The application was put forth by Paul Chapman, owner of North Georgia Firearms & Ammunition, who had hoped to move his ammunition assembly store from its current site in Fort Oglethorpe to property at 6941 North Highway 27 and expand to include an outdoor firing range.
In less than a week after Chapman put forth his application, more than 600 petition signatures and letters of op-position flooded the Chickamauga Planning Commission via the business directly opposite the property in question: the Academy for Little People, a popular daycare owned by Tony and Sharon Armour.
During the planning commission meeting Thursday evening, April 19, dozens of parents, grandparents and com-munity members, most of whom had children or grandchildren who attend the Academy for Little People, voiced their concerns about the safety of building a firing range less than 400 feet from a preschool and daycare center.
Fears put forth ranged from stray bullets to noise pollution to possible lead contamination. Parents overwhelm-ingly stated that, were the firing range installed, they would feel compelled to withdraw their children from the Academy for Little People, putting the business in danger of going under.
“I have talked to people who have students and kids wanting to go to this school and they have said they will not take their kids to this school just for the chance of a gun being that close to them,” said Jessie Wynn, a Chickamauga parent whose son attends the Academy for Little People.
“My son went to Mountain View, could not seem to learn a thing. He went to this school, and he excelled...My daughter, two years from now, I hope will be there, if it’s there. If they are allowed to stay open,” he said.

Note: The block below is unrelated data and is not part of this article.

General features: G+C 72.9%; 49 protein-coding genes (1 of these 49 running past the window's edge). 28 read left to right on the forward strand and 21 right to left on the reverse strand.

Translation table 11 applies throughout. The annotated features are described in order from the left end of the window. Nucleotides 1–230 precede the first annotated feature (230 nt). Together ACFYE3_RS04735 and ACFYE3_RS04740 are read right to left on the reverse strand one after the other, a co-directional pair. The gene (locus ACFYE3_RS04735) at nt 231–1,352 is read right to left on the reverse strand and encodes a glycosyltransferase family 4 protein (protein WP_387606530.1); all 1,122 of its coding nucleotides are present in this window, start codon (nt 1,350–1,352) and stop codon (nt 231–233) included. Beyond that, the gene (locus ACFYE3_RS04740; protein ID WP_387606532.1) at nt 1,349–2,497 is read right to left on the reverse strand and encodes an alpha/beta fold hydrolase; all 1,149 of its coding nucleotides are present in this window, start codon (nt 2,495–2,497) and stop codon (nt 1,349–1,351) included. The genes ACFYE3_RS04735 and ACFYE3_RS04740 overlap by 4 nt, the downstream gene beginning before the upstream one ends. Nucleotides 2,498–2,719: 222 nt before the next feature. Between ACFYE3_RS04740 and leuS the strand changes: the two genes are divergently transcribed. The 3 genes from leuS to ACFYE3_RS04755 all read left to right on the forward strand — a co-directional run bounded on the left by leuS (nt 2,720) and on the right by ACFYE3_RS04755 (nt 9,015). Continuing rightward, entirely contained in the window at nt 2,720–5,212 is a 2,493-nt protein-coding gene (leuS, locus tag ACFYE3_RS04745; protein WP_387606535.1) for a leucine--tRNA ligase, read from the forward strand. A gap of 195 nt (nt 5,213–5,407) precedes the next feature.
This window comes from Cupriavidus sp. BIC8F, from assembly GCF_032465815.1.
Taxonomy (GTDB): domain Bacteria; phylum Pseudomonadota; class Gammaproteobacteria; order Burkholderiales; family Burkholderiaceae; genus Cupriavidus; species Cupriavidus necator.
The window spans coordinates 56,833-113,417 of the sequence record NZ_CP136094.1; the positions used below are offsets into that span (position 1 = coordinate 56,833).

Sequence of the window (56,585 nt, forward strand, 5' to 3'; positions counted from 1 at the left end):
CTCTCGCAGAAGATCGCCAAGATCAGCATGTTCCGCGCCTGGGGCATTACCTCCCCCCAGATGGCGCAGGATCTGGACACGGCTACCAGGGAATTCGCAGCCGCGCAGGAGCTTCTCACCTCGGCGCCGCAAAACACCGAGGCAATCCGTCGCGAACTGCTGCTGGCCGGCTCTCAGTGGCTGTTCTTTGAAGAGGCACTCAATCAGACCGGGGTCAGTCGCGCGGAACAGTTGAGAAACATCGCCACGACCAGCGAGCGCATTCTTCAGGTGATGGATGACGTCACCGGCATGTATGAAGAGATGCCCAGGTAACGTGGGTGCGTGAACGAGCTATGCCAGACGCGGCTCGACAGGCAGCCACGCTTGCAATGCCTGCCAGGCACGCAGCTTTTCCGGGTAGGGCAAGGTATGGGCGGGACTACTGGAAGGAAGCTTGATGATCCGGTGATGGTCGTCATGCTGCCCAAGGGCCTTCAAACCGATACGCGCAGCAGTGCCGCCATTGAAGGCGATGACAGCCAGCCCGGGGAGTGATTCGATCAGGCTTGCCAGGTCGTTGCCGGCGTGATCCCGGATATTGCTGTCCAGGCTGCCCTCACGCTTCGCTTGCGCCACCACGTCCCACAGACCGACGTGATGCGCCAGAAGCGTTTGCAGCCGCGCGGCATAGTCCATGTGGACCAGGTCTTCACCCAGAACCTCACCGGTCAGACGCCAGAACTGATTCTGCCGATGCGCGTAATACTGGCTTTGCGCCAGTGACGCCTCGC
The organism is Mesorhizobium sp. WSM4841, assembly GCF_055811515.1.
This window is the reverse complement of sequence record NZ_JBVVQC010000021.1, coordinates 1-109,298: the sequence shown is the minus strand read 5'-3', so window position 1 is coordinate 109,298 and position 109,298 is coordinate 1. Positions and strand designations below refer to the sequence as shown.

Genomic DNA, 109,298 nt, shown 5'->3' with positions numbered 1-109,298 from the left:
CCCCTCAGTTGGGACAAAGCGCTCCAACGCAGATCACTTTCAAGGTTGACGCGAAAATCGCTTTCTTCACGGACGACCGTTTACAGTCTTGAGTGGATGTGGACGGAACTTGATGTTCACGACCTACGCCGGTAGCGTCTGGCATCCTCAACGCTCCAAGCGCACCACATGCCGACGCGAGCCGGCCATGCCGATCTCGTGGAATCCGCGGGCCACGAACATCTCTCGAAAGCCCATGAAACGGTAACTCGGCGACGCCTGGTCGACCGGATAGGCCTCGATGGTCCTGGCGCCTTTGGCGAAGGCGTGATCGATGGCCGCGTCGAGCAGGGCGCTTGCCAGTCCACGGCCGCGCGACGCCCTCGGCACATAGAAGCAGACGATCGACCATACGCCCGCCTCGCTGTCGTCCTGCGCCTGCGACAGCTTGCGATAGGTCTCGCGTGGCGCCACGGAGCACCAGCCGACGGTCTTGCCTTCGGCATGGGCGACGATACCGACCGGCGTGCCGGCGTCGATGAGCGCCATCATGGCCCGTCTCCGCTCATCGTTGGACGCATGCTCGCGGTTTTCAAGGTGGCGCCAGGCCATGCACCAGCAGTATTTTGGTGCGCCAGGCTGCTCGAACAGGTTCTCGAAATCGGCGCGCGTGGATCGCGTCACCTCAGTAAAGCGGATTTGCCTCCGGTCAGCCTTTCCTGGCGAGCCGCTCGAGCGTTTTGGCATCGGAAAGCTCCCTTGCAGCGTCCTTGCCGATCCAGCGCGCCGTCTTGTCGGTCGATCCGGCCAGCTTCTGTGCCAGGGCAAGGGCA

“We will move our children. They will go out of business. People will not keep their babies there,” added Chickamauga resident Marisa Brockway.
Former Air Force officer Tiffany Smolik agreed with the prevailing sentiment. “I know every parent that I’ve talked to will pull their children out. And that business will go under, and we will struggle having to find a new daycare. They will lose jobs, having to go and work at a different daycare when they put their lives into this.”
Chapman’s plans for the firing range included safety precautions such as an overhead made of industrial rail-road ties, a 10-gauge steel bullet trap and deflector as well as a 10-foot-high dirt berm behind the targets.
“You cannot physically stand in that range in any point in time or place and fire a weapon of any kind and get it outside of your lane. The chance of a stray bullet getting out of there is almost nothing,” he said.
“If everyone is doing what they’re supposed to be doing and acting responsibly in the range, everything will be completely safe.”